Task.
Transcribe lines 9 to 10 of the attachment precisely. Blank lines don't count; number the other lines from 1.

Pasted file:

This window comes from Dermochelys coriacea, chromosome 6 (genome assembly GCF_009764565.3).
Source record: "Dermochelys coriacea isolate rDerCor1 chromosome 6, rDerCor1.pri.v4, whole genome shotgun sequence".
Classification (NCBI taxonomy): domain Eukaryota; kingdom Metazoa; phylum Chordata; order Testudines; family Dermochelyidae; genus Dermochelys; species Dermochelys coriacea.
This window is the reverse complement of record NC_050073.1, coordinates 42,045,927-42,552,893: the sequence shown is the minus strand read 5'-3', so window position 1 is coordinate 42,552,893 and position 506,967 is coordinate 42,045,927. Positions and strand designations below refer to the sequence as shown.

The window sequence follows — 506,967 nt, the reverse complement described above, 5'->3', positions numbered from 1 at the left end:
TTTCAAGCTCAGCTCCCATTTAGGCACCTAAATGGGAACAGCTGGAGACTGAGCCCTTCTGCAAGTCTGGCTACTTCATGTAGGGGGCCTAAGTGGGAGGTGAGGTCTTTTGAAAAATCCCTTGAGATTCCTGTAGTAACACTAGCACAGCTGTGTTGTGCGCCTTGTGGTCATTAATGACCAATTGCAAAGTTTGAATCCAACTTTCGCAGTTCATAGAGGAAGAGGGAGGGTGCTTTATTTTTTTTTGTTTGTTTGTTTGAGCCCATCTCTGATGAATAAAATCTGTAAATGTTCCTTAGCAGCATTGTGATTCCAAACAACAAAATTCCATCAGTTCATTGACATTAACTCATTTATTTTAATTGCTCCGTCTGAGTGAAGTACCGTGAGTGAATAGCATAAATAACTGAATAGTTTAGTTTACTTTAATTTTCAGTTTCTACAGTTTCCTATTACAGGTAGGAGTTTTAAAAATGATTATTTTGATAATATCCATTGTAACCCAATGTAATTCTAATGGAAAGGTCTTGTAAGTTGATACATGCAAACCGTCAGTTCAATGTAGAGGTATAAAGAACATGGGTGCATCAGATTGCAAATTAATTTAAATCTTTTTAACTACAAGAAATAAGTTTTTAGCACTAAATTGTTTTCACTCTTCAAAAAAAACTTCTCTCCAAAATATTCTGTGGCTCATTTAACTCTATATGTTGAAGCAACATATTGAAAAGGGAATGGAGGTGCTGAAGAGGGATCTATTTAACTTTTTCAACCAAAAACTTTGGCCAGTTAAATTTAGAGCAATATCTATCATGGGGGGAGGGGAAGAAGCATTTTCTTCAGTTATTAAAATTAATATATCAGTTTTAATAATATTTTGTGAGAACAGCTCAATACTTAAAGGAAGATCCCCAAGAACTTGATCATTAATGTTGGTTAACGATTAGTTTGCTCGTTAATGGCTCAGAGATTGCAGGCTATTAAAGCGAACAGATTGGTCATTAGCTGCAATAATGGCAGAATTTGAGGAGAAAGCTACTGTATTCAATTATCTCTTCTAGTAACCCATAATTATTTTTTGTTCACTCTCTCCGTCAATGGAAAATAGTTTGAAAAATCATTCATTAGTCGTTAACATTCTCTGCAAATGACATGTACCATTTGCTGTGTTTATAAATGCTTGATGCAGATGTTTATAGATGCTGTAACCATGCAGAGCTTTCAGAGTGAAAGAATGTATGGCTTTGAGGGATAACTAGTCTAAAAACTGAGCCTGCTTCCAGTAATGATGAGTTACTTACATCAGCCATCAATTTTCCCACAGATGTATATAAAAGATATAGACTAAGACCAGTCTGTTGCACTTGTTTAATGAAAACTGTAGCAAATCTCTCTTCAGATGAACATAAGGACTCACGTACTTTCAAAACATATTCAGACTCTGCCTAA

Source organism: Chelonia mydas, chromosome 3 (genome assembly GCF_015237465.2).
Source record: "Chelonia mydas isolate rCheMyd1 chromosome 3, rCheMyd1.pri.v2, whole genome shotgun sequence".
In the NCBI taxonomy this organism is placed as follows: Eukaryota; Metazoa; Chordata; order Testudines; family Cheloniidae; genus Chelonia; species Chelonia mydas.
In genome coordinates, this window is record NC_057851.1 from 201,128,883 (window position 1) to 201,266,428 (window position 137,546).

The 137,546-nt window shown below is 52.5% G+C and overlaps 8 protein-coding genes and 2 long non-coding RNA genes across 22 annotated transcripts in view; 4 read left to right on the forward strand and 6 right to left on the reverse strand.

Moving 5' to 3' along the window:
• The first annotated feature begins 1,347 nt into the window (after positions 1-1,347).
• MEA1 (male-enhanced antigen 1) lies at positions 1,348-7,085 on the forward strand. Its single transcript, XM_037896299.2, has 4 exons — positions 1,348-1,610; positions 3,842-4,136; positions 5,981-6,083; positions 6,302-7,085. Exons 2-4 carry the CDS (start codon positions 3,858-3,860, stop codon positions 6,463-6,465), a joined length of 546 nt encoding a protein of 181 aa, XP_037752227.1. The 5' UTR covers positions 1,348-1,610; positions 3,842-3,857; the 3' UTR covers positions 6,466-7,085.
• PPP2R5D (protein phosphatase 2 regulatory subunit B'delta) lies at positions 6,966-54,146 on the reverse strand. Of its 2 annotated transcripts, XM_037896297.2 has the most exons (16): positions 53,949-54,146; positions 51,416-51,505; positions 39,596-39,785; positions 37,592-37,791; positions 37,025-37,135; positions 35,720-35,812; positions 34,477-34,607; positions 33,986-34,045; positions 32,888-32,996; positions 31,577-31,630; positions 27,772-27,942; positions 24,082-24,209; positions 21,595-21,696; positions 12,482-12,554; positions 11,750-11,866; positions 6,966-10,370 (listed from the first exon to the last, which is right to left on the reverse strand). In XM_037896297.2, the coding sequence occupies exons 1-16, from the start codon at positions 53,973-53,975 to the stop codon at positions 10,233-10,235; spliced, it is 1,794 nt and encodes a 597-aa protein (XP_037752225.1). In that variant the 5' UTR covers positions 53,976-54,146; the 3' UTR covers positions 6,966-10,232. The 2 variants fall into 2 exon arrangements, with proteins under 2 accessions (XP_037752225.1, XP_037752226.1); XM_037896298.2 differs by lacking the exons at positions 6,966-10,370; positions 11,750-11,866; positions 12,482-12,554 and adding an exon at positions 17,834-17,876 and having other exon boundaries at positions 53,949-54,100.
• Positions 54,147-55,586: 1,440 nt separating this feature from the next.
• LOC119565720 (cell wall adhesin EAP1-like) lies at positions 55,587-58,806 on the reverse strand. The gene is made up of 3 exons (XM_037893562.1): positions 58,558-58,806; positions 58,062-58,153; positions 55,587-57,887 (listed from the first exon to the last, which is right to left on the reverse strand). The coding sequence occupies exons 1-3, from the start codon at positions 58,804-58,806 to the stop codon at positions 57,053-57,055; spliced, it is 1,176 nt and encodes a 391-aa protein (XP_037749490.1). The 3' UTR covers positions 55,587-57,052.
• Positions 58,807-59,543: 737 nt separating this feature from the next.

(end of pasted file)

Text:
In the NCBI taxonomy this organism is placed as follows: Eukaryota; Metazoa; Chordata; order Testudines; family Cheloniidae; genus Chelonia; species Chelonia mydas.
In genome coordinates, this window is record NC_057851.1 from 201,128,883 (window position 1) to 201,266,428 (window position 137,546).